5. Not sure what kind of people you hang out with, but I have never in my life come across a woman/girl/friend, that looked at magazines to decide what she should wear, look like, etc. I have certainly never done it.

    6. Most importantly: lots of women keep calling models “unhealthy” just because they are jealous of their bodies. Has it ever crossed your mind that some people are genetically thinner than others? Or that maybe they have a healthier lifestyle than yours? Just because someone is thin, toned, and looks great in a bikini, it does not mean that they are UNHEALTHY!
    Everyone in my family is super skinny and they have not worked out one day in their life. And they eat a lot: I’m from Italy so in my home every meal is a three course meal (at least). I know for a fact that both me and all of the other female models that I know have a much healthier lifestyle than any non-model women. That and genes may be what makes the difference. Most non-models don’t work out on a regular basis (or if they do, they do it wrong so that it doesn’t count), and they don’t eat healthy.

    7. The modeling industry will never ever shift the standard model’s measurements to the ones of a plus model for several reasons. It’s a job requirement so you people need to get over it. You would never expect some average Joe that has never gone to medical school to perform heart surgery, so why are you expecting someone that does not have model measurements to be a model???

    I’d like to add that I strongly believe that women can be beautiful in all shapes and sizes, but those same women need to stop confusing modeling with reality! Modeling IS NOT reality, it’s a job!

    XOXO
    Bella
    - Your Favorite Glamour Model -

    PS: If anyone has questions on workout/diet and how to have a healthier lifestyle feel free to ask and I’ll be happy to share my tips.

  • Jamie @ at 11:52 pm, October 12th, 2009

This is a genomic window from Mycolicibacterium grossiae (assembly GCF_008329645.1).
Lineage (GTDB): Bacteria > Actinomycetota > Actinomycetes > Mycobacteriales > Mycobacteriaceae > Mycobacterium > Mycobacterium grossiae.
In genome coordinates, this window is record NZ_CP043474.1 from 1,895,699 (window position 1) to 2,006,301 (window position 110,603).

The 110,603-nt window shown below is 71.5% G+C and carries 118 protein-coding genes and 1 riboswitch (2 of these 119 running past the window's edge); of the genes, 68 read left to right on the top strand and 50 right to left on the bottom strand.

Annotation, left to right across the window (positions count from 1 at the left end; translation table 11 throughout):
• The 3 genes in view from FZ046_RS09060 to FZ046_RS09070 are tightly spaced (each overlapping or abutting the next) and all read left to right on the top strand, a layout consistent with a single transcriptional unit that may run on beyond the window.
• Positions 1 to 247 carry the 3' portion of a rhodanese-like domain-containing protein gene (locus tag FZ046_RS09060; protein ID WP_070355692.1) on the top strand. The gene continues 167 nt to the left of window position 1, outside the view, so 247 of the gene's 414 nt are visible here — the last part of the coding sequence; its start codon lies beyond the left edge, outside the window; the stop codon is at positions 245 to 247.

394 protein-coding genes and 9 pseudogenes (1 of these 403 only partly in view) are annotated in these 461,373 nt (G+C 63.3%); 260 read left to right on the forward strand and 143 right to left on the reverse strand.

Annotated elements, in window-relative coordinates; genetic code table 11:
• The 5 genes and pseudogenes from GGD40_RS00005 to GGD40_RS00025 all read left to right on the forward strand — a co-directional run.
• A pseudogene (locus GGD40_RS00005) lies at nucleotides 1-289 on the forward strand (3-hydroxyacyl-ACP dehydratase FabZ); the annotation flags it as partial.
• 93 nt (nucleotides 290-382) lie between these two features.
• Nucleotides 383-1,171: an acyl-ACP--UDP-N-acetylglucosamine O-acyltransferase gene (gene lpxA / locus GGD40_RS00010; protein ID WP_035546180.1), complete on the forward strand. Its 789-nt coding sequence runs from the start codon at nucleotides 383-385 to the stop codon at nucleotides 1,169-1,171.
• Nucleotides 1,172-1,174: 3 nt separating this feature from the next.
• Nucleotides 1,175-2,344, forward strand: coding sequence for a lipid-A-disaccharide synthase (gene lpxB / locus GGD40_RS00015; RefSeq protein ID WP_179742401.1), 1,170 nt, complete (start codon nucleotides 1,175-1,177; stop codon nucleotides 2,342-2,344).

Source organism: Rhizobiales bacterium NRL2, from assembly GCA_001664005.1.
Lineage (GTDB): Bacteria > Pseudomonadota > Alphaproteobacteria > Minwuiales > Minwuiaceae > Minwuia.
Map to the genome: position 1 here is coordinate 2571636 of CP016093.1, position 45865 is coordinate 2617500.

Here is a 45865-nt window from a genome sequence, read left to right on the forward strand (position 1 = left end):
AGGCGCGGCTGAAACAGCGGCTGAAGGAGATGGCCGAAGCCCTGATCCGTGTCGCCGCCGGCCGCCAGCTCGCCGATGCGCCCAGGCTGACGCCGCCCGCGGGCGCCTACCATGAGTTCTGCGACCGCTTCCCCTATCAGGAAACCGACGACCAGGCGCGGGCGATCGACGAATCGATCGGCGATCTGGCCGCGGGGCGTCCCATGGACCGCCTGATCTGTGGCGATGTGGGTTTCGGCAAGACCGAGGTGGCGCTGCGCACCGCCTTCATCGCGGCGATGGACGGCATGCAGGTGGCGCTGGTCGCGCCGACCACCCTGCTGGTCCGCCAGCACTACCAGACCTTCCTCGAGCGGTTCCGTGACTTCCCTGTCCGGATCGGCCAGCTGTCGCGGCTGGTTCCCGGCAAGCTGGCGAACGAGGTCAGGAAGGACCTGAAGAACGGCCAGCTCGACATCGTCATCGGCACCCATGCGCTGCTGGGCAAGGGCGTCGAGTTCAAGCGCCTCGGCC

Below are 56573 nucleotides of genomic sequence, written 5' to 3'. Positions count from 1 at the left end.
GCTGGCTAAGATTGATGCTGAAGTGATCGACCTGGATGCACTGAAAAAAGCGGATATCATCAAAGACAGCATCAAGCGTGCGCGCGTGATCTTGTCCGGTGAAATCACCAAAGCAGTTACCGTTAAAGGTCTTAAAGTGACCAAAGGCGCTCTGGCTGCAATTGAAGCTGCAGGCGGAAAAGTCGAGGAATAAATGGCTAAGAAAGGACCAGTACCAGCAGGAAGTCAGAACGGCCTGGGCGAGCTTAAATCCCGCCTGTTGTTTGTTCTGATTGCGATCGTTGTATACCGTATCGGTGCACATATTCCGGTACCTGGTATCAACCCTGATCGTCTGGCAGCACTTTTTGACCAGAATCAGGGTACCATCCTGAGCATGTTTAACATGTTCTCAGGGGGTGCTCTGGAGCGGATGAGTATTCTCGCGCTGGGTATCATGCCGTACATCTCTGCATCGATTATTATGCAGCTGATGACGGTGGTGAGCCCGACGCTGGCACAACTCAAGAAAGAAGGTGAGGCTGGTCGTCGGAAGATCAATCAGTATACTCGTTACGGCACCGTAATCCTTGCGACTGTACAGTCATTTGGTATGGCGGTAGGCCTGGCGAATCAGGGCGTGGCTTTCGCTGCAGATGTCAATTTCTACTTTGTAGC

“And I’m a size zero–Thanks for telling me I’m not normal.”

    Well, how do you think the so called “plus size” women have been feeling all of these years? When you open a magazine and immediately are barraged with rail thin women with no hips or boobs, you’re going to start thinking you aren’t normal. Welcome to what myself and others have been experiencing for YEARS now! :)

  • Mara @ at 11:17 pm, October 13th, 2009

    It’s great to have a variety of sizes in magazines. We really need more of that, of women who don’t all look the same. There’s nothing wrong with being a size 0 or a size 16. I know healthy people all along that spectrum. Healthy, beautiful women. Obviously, it’s not good to be a given weight if you’re not physically *supposed* to be that weight… It’s unhealthy for a woman who should be a size 16 to starve to fit into a size 10, just as it’s unhealthy for a woman who’s naturally a size 2 to eat unhealthily and become a size 10. There is no one right size for everyone. Neither “skinny” nor “plus-size” women should be marginalized for what they look like.

  • Elvin Broccolo @ at 3:10 pm, February 5th, 2010

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  • AMANDA @ at 10:16 am, February 26th, 2010

    Some people are saying Lizzy is overweight. She is not. Look at her. Just because you’ve been running and your legs are thinner does not mean anything. I run a lot as well and my legs are thinner, because I am burning fat as well as building muscle. Lizzy looks perfectly healthy. I think the real message here is that all (healthy) sizes can be beautiful, and all body types as well. Of course, some women are natuarally size zero, some doing absolutely nothing but eating junk. I have several friends like that, and of course it makes me jealous sometimes because I have to run, do abs, and eat organically to just stay the way I am. But I just have to accept that this is how my body reacts to food and exercise. Women like Scarlet Johansson and Anne Hathaway really make me happy, because that’s what my body is, and I know I’m no Megan Fox or Gisele, but I also know that Christina Hendricks is TO DIE for, and the old Marilyn Monroe figure is getting more attention again. Kristie Alley and Queen Latifah are both absolutely statuesque and powerful women, and Drew Barrymore is apple shaped and stunning, a type of figure you don’t see often enough.
    I’m happy such a big deal was made out of this, because it means that it actually is a problem and that people are concerned enough to care.

  • Dia @ at 4:21 pm, April 7th, 2010

    I have that magazine,even though Glamour is portraying the picture and article as if they had it first. I saw it on another site before I saw that Glamour had a piece on it. Then I was like ‘hey,I’ve seen this before’, and I think everyone’s noticed the black token lady in the back.

  • Jason Tayo @ at 11:47 pm, June 24th, 2010